Here I was, sleeping on a cold night with our Army ROTC cadets on the rocky ground in Palo Duro Canyon. But not sleeping exactly. Everyone else was, but I'm born of the Princess and the Pea blood...which means, anything can bruise me.
So the lumpy, rocky ground kept me awake, the cold, the sounds in the night, the breeze stirring over the cliffs, the thought rattlesnakes, or tarantulas, or scorpions would seek heat would find their way into my sleeping bag, kept me awake. I stared at the sky that stretched forever. The Texas sky does, you know. In other places, mountains and trees and buildings might break up the sky, but not out there. Not in the vast wilderness that was the Panhandle of Texas. The stars sparkled across the dark sky like jewels twinkling in the night. And I was frustrated with myself for not being able to sleep, knowing we had to run up and down the hills in the morning to search for clues on an orienteering course.
Sometime during that night, I finally drifted off, but then heard the sound of horses running, stampeding in our direction. They snorted and whinnied and the sound was frightening.
I recalled deer running through our friends' tent when we camped off an island in our boat in a lake in California. They don't go around, I thought. The horses will run straight through us and trample us to death. I tried to wake my sister who was sleeping in a bag next to me. She grumbled at me to leave her alone and I watched the others in the dark. No one heard the noise but me.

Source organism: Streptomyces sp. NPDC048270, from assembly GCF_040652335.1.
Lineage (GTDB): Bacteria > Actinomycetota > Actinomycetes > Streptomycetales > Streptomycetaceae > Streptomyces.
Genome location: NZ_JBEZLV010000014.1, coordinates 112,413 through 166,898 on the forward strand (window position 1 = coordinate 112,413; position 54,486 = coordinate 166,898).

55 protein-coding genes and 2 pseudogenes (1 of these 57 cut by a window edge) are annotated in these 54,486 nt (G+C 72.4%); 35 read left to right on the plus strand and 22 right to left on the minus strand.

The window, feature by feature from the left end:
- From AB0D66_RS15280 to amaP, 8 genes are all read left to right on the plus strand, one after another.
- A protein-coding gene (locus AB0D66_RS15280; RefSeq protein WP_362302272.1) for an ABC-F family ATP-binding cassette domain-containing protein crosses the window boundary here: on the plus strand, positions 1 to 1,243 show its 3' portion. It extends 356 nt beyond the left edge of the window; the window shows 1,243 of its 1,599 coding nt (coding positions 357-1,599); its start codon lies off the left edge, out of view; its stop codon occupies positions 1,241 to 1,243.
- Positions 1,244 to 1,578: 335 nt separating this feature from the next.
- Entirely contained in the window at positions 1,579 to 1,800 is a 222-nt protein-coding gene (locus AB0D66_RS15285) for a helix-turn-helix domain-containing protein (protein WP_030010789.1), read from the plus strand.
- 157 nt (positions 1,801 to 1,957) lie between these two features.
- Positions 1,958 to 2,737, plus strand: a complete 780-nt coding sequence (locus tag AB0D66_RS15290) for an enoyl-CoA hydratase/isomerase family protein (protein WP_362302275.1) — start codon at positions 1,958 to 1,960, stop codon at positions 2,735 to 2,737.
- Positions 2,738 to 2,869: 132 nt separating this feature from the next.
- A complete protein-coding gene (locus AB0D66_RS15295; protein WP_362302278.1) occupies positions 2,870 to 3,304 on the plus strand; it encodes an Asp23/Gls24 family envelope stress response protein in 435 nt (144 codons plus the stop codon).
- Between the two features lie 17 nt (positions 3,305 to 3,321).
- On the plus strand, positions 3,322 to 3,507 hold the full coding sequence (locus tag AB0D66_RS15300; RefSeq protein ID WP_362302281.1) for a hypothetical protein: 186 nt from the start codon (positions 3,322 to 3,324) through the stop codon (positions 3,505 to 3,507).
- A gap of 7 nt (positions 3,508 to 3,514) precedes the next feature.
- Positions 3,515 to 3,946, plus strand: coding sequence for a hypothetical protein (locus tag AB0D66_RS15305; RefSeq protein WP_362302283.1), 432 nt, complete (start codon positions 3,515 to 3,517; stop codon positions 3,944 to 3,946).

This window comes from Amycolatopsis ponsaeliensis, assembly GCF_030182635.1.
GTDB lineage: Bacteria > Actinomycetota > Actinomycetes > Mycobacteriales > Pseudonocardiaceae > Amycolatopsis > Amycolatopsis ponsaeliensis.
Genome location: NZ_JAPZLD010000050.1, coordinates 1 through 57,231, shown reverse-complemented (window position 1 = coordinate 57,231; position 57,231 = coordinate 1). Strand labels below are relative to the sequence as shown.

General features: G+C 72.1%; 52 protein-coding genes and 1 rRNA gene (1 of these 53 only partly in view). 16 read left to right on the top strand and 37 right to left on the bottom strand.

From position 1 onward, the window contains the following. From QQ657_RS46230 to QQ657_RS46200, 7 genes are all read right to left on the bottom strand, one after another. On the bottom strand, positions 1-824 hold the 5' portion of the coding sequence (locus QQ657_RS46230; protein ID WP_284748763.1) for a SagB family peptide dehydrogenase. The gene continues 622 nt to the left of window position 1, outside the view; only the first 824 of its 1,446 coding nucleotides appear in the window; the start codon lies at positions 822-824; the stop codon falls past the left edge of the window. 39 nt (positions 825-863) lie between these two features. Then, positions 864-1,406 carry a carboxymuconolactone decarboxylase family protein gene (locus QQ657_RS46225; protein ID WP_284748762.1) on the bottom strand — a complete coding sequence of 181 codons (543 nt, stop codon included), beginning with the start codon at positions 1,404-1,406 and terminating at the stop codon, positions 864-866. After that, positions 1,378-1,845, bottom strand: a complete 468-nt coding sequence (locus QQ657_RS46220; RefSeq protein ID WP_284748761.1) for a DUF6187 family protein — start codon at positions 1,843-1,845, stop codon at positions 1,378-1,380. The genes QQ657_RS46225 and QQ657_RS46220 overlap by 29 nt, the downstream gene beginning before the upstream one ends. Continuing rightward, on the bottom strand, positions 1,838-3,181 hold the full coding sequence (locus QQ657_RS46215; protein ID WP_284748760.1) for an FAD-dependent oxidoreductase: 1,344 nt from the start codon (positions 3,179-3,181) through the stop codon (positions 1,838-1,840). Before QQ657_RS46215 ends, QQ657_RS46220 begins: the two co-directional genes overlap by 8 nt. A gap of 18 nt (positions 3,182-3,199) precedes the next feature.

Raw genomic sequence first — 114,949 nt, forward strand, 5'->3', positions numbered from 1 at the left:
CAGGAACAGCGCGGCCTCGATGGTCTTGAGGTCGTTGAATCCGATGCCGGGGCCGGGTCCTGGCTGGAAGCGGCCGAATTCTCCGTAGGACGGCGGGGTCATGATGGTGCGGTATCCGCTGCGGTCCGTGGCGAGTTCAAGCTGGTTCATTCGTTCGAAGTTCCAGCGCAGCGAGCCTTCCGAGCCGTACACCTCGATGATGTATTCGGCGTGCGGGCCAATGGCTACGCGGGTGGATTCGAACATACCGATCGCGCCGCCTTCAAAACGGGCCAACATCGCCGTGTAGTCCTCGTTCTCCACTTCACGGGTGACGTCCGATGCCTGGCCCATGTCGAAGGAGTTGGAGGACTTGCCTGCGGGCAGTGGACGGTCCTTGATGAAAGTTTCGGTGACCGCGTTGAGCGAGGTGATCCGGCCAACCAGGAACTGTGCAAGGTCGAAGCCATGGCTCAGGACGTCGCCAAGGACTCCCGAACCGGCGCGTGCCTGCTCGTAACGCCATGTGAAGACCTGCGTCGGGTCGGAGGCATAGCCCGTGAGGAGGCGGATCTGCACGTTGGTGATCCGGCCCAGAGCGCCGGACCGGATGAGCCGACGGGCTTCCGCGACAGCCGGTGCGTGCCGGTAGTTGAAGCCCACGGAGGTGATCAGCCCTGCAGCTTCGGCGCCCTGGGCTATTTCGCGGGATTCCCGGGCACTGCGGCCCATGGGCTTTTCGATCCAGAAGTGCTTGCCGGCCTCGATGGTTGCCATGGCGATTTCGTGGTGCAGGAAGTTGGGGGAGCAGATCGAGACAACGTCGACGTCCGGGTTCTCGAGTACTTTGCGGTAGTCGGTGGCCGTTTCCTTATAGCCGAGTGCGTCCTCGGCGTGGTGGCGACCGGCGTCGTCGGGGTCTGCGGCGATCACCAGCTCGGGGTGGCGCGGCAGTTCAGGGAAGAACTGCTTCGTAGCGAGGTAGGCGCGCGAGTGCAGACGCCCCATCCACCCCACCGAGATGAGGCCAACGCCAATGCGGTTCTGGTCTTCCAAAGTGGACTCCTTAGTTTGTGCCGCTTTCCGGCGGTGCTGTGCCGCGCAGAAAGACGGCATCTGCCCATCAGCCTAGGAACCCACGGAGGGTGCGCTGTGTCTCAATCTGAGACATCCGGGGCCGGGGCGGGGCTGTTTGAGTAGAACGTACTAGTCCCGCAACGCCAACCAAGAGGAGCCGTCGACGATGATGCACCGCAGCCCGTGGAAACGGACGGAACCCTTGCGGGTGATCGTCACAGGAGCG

I lay back hoping that the horses would skirt around us. I realized the pounding of hooves didn't shake the ground like it should have. Maybe they were too far away. And then, they moved off in the distance, fading until they were gone. I lay awake for a long time, unable to get over how close we could have been to being trampled, fearing their return. That they'd switch back and come this way again.
And then finally, I was able to sleep and before I knew it, we were sitting at a campfire, cold, achy, having breakfast. I asked about the wild horses. Our cadre said there could be. Sure. But no one had heard anything last night.
Years later, I wanted to write about the wild horses for a magazine, only when I began to research them, I learned others had heard the ghost ponies in the dead of the night. I sat slack-jawed reading the accounts. Ghost ponies? For years, I had believed they were real. The sound of their running, snorts, whinnies were real. It happened.
But they were whispers of the past--of soldiers running Indian ponies off the cliffs in an attempt to keep the gathered tribes from fighting back. Without their horses, the tribes could no longer be mobile. They could no longer mount any campaigns.
The horses were terrified and were driven to their deaths. And now, they live in the canyon forever, a memory of past deeds, a remembrance of their past life.
"Giving new meaning to the term alpha male."www.terryspear.com